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Bronchiolitis
Health Guide
What is bronchiolitis?

Bronchiolitis is an acute infection of the small airways of the lung called bronchioles. It commonly affects infants and young children under the age of 2.1

What causes bronchiolitis?

Most cases of bronchiolitis are caused by viruses. The respiratory syncytial virus (RSV) and parainfluenza virus being the most common ones. Less frequent are influenza, adenovirus, rhinoviruses, and measles virus. Rarely, the bacteria Mycoplasma pneumoniae can be the cause of bronchiolitis.2

After entering the lung, the virus causes the illness by damaging the lining of the bronchioles. The lining would then become inflamed and swollen, making the airways narrow and difficult for air to pass through. The consequence of this is air trapping in the lungs because the blocking of airflow is more significant during expiration (exhaling)2.

Symptoms

Bronchiolitis most often follows an ear infection, common cold, tonsillitis or a common cold. Its major symptoms appears acutely with increasing rate of breathing, increasing heart rate, wheezing, a hacking cough, and difficulty breathing. In severe cases, there may be cyanosis (becoming "blue" of the lips and/or tongue) because of a low oxygen level in the body. When the patient becomes fatigued, breathing may become shallow and ineffective.3 Sometimes the patient may vomit, so dehydration is not uncommon particularly when there is poor intake of fluids. These symptoms usually last for 7-10 days.4

Clinical signs on physical examination frequently include a chest overexpanded by air trapping, wheezing and crackling noises would be heard using the stethoscope. The chest x-ray would also show feature of overexpanded lungs. If there is severe obstruction of the airways, it may also show areas of collapsed lung units (called atelectasis) and associated patchiness of the lungs.

Infants who are young, pre-term, or have other lung disease are at a higher risk to develop failure for normal gas exchange (oxygen and carbon dioxide) termed respiratory failure. In some cases, the infant may stop breathing, leading to cot death (bronchiolitis being one of the causes for cot death).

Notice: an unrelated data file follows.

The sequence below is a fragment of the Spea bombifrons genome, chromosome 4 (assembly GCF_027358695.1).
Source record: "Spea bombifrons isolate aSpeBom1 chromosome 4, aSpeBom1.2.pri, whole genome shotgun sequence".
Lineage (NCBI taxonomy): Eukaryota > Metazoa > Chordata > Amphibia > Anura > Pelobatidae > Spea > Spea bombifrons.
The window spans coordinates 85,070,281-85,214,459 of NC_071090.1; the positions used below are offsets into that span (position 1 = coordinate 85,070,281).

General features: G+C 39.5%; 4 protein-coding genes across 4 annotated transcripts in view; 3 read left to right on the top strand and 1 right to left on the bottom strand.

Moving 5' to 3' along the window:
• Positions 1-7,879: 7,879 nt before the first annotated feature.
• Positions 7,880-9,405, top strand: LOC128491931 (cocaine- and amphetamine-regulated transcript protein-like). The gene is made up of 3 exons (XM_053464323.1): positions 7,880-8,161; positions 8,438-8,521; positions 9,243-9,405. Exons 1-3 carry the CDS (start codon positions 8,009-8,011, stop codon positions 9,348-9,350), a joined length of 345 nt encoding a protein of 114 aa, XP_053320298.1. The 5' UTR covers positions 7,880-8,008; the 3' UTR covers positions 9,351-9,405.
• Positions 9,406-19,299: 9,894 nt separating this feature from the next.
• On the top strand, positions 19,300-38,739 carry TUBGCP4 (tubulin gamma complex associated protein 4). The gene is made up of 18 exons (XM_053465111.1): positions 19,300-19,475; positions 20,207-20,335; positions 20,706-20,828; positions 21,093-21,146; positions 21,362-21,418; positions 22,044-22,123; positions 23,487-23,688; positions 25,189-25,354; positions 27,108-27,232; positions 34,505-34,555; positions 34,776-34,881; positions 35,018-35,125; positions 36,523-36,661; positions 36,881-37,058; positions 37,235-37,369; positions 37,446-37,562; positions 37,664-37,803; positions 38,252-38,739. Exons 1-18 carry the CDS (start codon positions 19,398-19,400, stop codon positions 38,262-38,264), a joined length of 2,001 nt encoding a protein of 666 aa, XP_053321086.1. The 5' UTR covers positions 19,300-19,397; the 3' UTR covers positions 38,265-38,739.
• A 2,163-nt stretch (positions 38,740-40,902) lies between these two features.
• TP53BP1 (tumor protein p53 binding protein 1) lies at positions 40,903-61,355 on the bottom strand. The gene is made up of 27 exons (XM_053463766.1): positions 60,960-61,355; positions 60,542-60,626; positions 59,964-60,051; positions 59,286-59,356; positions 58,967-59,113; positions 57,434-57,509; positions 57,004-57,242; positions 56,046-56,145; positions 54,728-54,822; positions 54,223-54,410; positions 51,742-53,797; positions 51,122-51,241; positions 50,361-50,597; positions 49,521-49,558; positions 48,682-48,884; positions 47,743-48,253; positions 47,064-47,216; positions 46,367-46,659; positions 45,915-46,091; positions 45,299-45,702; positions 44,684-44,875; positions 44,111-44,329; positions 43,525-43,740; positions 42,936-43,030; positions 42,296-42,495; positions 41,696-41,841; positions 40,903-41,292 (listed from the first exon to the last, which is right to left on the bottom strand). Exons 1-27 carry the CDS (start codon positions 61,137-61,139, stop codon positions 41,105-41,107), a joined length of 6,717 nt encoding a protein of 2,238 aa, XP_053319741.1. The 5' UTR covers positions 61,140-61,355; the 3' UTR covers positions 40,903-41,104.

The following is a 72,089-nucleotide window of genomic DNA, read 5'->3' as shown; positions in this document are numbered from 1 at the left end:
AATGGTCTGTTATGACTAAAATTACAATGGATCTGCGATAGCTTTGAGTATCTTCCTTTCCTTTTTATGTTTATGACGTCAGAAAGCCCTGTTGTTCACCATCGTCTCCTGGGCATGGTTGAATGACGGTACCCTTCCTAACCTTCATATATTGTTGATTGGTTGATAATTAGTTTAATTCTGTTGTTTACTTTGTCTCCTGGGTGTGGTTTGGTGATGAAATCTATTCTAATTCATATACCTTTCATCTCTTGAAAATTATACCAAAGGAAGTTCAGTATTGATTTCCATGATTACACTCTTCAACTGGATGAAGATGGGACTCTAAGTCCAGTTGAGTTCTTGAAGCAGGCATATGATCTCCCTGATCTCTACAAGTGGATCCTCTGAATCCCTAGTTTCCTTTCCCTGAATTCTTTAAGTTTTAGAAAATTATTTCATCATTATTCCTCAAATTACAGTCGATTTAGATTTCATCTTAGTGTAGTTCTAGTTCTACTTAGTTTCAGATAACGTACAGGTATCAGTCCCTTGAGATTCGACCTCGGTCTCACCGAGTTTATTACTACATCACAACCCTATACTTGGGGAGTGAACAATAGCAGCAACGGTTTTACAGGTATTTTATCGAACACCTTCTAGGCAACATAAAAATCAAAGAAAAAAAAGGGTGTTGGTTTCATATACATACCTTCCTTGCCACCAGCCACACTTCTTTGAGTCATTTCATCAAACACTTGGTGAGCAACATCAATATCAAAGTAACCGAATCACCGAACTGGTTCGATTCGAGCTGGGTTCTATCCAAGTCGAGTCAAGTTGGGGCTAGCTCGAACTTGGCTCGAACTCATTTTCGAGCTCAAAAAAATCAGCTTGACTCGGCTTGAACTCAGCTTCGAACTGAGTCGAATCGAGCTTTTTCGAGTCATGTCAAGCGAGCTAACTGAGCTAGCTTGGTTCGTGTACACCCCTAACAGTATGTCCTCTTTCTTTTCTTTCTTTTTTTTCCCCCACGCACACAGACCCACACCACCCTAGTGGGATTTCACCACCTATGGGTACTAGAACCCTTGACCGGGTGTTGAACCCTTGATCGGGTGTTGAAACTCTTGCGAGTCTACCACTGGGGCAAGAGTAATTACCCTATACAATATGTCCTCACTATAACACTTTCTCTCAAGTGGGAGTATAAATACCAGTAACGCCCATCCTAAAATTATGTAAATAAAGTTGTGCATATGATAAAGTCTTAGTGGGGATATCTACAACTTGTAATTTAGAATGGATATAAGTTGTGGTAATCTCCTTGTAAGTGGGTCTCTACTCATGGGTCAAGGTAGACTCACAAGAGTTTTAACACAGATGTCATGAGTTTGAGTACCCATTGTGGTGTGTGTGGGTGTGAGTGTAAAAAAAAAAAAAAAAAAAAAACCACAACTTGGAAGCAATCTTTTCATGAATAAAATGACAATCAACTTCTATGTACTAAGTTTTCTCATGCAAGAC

Epidemiology

Bronchiolitis is a common illness amongst young children, mostly under 2 years with the majority under 6 months of age. In any one year, there is approximately 11 cases out of 100 children in their first year of life,2 but only 0.5-2% of infants would require hospital admission5.

Diagnosis

The diagnosis of bronchiolitis is made upon clinical symptoms and the course of the illness, and other investigations are usually not required. However, blood tests to monitor the fluid balance and oxygen level in the body may be necessary. Bronchiolitis sometimes mimics asthma. The diagnosis of asthma is considered in children over the age of 18 months, who present with persistent and frequent symptoms of cough and wheezing. They generally have a family history of asthma and or other allergic disorders.

Children with gastric reflux (acidic stomach contents that are regurgitated) and inhaled foreign bodies can present with bronchiolitis. Appropriate history taking and investigations help to identify these conditions.

Management

Most children with bronchiolitis can be adequately managed at home.

Hospitalisation is usually not required in most cases, unless there is severe difficulty in breathing, or the patient showing signs of low oxygen level, dehydration or fatigue. During the early phase of the illness, close monitoring at hospital are often considered if there is other underlying health problems for example heart disease, poor immune system and underdevelopment of the lung.

Tests in the hospital include monitoring of the levels of oxy

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